500 Days Of Film Reviews Annihilation Starring Natalie Portman, Jennifer Jason Leigh And Oscar Isaac.

Lena (Natalie Portman), a biologist and former soldier, joins a mission to uncover what happened to her husband (Oscar Isaac) inside Area X - a sinister and mysterious phenomenon that is expanding across the American coastline. Once inside, the expedition discovers a world of mutated landscape and creatures, as dangerous as it is beautiful, that threatens both their lives and their sanity.

Is It Any Good?

There are two ways to view Alex Garland’s Annihilation. On the one hand, you could watch this film and see a visually stunning science fiction thriller. You could enjoy Annihilation for its beautiful surface while appreciating the mysterious twists, turns and references to sci fi / horror classics such as Aliens, The Thing, and The Abyss.


On the other hand, you could see Annihilation as something more cerebral - an Adam and Eve tale and an exploration of identity, depression, self-destruction, disease and death.


Garland (who also wrote the screenplay - adapted from Jeff VanderMeer’s best-selling story) certainly welcomes the ambiguity inherent in his film - allowing his audience to take away any number of (often deeply personal) interpretations. 


Of course, it is also possible to enjoy this film on both levels at once. I certainly did. I was utterly gripped by this cinematic story - fascinated by its themes and its science and drawn in by the nuanced performances of its cast.


Natalie Portman is superb - we experience the story from her point of view and her portrayal of Lena is wonderfully nuanced. We are never sure if we can trust her or what really lies behind her decision to explore The Shimmer.


Jennifer Jason Leigh is also extremely compelling as Dr. Ventress. Cold and complicated, I wish that we could have spent more time with her. Indeed, I would have liked more time with all the “broken” members of the expeditionary group.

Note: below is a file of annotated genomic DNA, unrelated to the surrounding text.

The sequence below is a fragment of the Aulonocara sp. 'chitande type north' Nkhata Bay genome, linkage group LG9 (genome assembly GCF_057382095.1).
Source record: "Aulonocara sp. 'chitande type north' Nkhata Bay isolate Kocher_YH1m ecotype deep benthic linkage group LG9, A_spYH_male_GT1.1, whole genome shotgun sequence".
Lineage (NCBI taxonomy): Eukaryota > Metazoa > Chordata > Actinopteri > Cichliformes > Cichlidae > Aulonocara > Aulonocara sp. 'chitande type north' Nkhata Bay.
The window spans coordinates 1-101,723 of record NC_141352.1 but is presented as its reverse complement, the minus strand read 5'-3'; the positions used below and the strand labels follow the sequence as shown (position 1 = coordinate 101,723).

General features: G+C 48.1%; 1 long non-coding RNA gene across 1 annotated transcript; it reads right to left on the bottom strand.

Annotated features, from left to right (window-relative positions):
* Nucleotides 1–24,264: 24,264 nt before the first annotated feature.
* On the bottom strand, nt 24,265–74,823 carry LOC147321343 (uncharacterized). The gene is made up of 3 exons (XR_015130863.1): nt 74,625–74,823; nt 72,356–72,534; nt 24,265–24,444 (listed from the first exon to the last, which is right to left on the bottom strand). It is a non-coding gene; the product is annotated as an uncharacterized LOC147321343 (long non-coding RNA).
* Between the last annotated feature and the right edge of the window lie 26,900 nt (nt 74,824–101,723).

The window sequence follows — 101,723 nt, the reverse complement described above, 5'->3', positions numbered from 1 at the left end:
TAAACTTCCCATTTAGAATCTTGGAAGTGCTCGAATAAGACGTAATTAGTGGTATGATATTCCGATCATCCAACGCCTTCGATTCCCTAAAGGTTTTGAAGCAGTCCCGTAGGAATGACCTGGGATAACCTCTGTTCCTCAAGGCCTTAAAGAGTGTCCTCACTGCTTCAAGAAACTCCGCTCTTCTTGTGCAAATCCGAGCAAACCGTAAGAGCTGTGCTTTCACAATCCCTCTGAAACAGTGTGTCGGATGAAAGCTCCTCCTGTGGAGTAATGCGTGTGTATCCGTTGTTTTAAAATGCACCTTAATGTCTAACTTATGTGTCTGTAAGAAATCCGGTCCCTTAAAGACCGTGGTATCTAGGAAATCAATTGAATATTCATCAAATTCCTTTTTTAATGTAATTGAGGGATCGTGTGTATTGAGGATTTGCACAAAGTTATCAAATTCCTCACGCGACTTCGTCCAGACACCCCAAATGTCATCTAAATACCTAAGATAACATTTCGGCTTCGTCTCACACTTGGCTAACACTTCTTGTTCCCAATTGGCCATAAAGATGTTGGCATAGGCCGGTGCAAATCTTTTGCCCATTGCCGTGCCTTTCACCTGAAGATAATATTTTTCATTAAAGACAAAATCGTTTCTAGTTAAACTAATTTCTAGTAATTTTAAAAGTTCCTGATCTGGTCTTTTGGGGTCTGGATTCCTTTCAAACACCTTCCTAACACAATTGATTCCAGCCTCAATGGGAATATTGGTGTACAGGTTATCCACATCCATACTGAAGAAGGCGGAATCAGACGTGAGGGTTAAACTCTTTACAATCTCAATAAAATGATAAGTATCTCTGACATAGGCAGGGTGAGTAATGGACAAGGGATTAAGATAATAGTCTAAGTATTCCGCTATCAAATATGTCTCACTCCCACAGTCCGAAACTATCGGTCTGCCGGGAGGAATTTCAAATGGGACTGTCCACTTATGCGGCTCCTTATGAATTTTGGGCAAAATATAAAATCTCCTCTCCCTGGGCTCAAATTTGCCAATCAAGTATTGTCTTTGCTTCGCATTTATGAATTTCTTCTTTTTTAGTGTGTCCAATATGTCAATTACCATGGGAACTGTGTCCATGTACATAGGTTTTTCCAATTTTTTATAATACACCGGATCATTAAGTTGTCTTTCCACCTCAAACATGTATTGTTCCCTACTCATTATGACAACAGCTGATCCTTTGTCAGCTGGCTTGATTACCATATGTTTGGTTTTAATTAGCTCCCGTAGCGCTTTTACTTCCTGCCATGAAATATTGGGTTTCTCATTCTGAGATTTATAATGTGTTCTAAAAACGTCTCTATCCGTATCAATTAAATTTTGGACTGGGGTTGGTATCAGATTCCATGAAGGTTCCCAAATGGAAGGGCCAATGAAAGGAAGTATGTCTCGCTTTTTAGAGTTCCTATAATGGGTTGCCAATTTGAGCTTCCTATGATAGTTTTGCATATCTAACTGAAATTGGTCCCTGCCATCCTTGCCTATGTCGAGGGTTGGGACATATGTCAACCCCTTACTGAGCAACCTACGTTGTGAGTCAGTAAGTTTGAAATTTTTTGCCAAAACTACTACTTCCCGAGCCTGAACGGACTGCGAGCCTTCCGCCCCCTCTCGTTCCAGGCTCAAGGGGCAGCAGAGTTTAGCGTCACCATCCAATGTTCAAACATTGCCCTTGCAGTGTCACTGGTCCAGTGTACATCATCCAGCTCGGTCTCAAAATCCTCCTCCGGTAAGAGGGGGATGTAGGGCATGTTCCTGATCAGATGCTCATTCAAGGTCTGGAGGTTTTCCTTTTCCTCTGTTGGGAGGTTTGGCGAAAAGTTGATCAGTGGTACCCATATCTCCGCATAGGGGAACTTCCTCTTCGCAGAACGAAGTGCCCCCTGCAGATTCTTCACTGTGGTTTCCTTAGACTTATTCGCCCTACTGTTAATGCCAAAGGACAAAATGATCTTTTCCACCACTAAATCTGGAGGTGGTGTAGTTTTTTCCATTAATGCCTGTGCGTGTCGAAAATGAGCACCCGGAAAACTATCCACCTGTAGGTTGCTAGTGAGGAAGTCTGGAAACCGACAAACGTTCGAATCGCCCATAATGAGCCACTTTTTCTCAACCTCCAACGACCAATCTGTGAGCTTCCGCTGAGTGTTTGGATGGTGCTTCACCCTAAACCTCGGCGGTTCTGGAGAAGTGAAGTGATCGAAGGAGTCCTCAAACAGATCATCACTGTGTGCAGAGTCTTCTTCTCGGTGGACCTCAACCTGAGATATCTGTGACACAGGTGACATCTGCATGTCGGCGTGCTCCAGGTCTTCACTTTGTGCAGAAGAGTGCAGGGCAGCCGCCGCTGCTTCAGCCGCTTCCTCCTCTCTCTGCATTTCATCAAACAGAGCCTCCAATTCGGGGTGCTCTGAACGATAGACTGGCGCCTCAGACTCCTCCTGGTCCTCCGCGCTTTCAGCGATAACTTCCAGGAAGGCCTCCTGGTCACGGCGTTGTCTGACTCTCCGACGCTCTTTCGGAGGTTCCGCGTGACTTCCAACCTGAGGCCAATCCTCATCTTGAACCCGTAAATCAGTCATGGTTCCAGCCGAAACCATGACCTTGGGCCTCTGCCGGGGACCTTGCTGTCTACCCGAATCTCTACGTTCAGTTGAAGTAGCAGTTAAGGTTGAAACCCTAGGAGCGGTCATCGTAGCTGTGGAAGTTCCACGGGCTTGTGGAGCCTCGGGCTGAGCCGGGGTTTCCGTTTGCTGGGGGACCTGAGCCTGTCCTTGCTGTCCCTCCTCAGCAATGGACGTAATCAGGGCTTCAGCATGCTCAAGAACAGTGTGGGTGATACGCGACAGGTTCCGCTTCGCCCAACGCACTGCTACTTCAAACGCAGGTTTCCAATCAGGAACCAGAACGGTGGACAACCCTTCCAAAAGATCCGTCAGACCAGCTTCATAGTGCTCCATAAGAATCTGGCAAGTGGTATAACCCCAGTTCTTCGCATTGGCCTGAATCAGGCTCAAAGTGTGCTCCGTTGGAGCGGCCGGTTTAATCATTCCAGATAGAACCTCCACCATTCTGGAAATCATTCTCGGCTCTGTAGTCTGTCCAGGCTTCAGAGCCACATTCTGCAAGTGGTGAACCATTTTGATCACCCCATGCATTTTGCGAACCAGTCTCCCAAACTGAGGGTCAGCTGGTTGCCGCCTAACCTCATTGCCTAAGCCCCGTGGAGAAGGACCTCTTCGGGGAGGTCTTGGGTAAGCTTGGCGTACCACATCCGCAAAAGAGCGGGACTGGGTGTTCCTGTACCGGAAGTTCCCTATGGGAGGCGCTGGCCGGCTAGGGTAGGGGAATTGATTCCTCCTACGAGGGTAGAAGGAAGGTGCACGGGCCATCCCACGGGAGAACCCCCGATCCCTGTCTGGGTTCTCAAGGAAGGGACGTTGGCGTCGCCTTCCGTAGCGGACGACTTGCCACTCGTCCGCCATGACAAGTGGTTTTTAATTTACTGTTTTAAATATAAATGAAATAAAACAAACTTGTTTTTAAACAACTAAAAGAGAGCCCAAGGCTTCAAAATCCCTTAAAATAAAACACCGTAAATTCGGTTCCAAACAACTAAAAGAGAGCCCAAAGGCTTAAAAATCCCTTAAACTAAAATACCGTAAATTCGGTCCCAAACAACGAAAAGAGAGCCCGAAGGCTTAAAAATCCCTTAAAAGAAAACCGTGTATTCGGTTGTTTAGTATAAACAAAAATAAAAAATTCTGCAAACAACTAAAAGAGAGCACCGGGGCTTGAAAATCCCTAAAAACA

Meanwhile, I loved the look (Rob Hardy’s cinematography and the movie’s fantastical art design are stunning), sound and feel of this film. However, most of all, I loved the way Annihilation made me think. 


While Annihilation is not perfect and did not have such a profound effect on me as Denis Villeneuve’s Arrival, I know that I will be processing the themes in Garland’s film for quite some time. 



However you view the story, Annihilation was meant for a theatrical release. Sadly, for many audiences outside the US, this was not possible as - much to Garland’s dismay - Paramount Pictures sold the movie to Netflix.


According to reports, Paramount was concerned that Annihilation was too intellectual and, as a result, off-putting for cinema audiences. Sigh. There were also rumours that the film’s all female cast might not generate big box office bucks. (Cue another sigh plus an eye-roll.)


Now, this may not be the truth behind Paramount’s decision. Still, let’s address these issues for a moment. Number one, we need more intelligent, thought-provoking films - not less. Number, two, the film is enriched by its gender approach.


Finally (or number three), Annihilation is not overly complex or hard to follow. As I mentioned above, you can easily watch Garland’s movie as a simple piece of entertainment without having your mind blown by its themes and interpretations. 


Nevertheless, word of mouth should ensure that Annihilation reaches its audience. Netflix does have many advantages… including ease of access. I’m certainly looking forward to a rewatch... as soon as my brain feels ready.



Random Observations

With home-viewing in mind, I would recommend that Annihilation is watched in the dark with no distractions, in one sitting, on the biggest screen possible and with the film's wonderful soundtrack turned up… loud.


Annihilation is my favourite Alex Garland directed movie. Don't get me wrong, I enjoyed Ex Machina... I just had some issues with this film.


Annihilation was based on Jeff VanderMeer’s best-selling Southern Reach Trilogy. I haven’t read these books (yet) but have been told that the film often chooses to follow its own path. 


Have you seen Annihilation? 


If you have, what did you think of Alex Garland’s film? Do you wish that you had seen it on a bigger screen? Let me know by leaving me a comment in the section below or let’s chat Annihilation over on Facebook or Twitter (@500DaysOfFilm).

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